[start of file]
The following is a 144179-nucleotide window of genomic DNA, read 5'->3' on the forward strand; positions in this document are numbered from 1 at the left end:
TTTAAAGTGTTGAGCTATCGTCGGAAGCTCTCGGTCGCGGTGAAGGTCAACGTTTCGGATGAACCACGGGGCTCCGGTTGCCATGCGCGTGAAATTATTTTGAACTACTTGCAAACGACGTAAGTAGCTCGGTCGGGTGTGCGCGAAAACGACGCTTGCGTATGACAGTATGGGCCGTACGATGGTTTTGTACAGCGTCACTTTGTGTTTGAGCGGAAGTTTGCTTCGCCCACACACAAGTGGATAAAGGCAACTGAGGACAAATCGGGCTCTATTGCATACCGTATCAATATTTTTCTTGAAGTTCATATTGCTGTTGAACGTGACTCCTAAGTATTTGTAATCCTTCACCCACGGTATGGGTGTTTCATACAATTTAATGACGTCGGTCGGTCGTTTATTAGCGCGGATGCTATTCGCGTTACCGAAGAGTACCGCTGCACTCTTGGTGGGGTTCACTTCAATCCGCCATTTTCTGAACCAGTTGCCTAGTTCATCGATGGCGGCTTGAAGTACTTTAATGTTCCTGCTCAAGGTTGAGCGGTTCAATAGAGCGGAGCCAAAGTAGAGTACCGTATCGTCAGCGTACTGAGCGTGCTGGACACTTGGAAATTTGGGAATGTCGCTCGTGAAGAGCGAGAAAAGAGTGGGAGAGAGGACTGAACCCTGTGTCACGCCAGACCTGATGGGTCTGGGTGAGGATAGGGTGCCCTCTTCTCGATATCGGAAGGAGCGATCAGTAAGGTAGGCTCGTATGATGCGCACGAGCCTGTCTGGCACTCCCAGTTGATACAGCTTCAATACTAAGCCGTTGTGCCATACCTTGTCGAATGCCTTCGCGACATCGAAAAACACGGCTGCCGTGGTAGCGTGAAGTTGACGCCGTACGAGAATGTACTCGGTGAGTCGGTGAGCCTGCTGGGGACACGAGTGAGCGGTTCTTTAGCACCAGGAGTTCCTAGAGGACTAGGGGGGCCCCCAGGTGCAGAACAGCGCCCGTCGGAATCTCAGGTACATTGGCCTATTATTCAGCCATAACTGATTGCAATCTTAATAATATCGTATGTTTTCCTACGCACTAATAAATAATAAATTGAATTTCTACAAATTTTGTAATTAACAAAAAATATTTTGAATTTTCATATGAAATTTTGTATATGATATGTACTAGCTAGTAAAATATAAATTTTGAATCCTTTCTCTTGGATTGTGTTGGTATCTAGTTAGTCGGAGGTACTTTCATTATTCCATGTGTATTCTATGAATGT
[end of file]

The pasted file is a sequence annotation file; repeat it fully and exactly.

The following is a 144179-nucleotide window of genomic DNA, read 5'->3' on the forward strand; positions in this document are numbered from 1 at the left end:
TTTAAAGTGTTGAGCTATCGTCGGAAGCTCTCGGTCGCGGTGAAGGTCAACGTTTCGGATGAACCACGGGGCTCCGGTTGCCATGCGCGTGAAATTATTTTGAACTACTTGCAAACGACGTAAGTAGCTCGGTCGGGTGTGCGCGAAAACGACGCTTGCGTATGACAGTATGGGCCGTACGATGGTTTTGTACAGCGTCACTTTGTGTTTGAGCGGAAGTTTGCTTCGCCCACACACAAGTGGATAAAGGCAACTGAGGACAAATCGGGCTCTATTGCATACCGTATCAATATTTTTCTTGAAGTTCATATTGCTGTTGAACGTGACTCCTAAGTATTTGTAATCCTTCACCCACGGTATGGGTGTTTCATACAATTTAATGACGTCGGTCGGTCGTTTATTAGCGCGGATGCTATTCGCGTTACCGAAGAGTACCGCTGCACTCTTGGTGGGGTTCACTTCAATCCGCCATTTTCTGAACCAGTTGCCTAGTTCATCGATGGCGGCTTGAAGTACTTTAATGTTCCTGCTCAAGGTTGAGCGGTTCAATAGAGCGGAGCCAAAGTAGAGTACCGTATCGTCAGCGTACTGAGCGTGCTGGACACTTGGAAATTTGGGAATGTCGCTCGTGAAGAGCGAGAAAAGAGTGGGAGAGAGGACTGAACCCTGTGTCACGCCAGACCTGATGGGTCTGGGTGAGGATAGGGTGCCCTCTTCTCGATATCGGAAGGAGCGATCAGTAAGGTAGGCTCGTATGATGCGCACGAGCCTGTCTGGCACTCCCAGTTGATACAGCTTCAATACTAAGCCGTTGTGCCATACCTTGTCGAATGCCTTCGCGACATCGAAAAACACGGCTGCCGTGGTAGCGTGAAGTTGACGCCGTACGAGAATGTACTCGGTGAGTCGGTGAGCCTGCTGGGGACACGAGTGAGCGGTTCTTTAGCACCAGGAGTTCCTAGAGGACTAGGGGGGCCCCCAGGTGCAGAACAGCGCCCGTCGGAATCTCAGGTACATTGGCCTATTATTCAGCCATAACTGATTGCAATCTTAATAATATCGTATGTTTTCCTACGCACTAATAAATAATAAATTGAATTTCTACAAATTTTGTAATTAACAAAAAATATTTTGAATTTTCATATGAAATTTTGTATATGATATGTACTAGCTAGTAAAATATAAATTTTGAATCCTTTCTCTTGGATTGTGTTGGTATCTAGTTAGTCGGAGGTACTTTCATTATTCCATGTGTATTCTATGAATGT